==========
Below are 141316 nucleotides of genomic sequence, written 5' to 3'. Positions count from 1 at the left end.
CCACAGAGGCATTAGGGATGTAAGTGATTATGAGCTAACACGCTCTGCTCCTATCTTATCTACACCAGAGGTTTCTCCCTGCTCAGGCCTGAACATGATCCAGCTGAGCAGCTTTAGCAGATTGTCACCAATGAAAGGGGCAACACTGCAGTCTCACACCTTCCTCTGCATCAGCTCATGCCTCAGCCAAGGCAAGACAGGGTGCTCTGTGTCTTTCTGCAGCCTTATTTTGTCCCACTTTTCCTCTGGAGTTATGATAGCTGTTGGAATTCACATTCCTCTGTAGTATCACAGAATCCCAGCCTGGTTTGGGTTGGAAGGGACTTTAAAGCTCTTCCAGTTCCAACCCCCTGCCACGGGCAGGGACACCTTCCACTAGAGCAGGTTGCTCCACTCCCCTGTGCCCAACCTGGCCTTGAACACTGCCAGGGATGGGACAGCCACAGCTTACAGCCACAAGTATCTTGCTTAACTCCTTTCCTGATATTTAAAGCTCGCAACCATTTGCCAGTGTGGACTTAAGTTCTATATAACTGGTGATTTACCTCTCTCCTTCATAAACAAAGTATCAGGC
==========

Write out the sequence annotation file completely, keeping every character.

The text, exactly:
Below are 141316 nucleotides of genomic sequence, written 5' to 3'. Positions count from 1 at the left end.
CCACAGAGGCATTAGGGATGTAAGTGATTATGAGCTAACACGCTCTGCTCCTATCTTATCTACACCAGAGGTTTCTCCCTGCTCAGGCCTGAACATGATCCAGCTGAGCAGCTTTAGCAGATTGTCACCAATGAAAGGGGCAACACTGCAGTCTCACACCTTCCTCTGCATCAGCTCATGCCTCAGCCAAGGCAAGACAGGGTGCTCTGTGTCTTTCTGCAGCCTTATTTTGTCCCACTTTTCCTCTGGAGTTATGATAGCTGTTGGAATTCACATTCCTCTGTAGTATCACAGAATCCCAGCCTGGTTTGGGTTGGAAGGGACTTTAAAGCTCTTCCAGTTCCAACCCCCTGCCACGGGCAGGGACACCTTCCACTAGAGCAGGTTGCTCCACTCCCCTGTGCCCAACCTGGCCTTGAACACTGCCAGGGATGGGACAGCCACAGCTTACAGCCACAAGTATCTTGCTTAACTCCTTTCCTGATATTTAAAGCTCGCAACCATTTGCCAGTGTGGACTTAAGTTCTATATAACTGGTGATTTACCTCTCTCCTTCATAAACAAAGTATCAGGC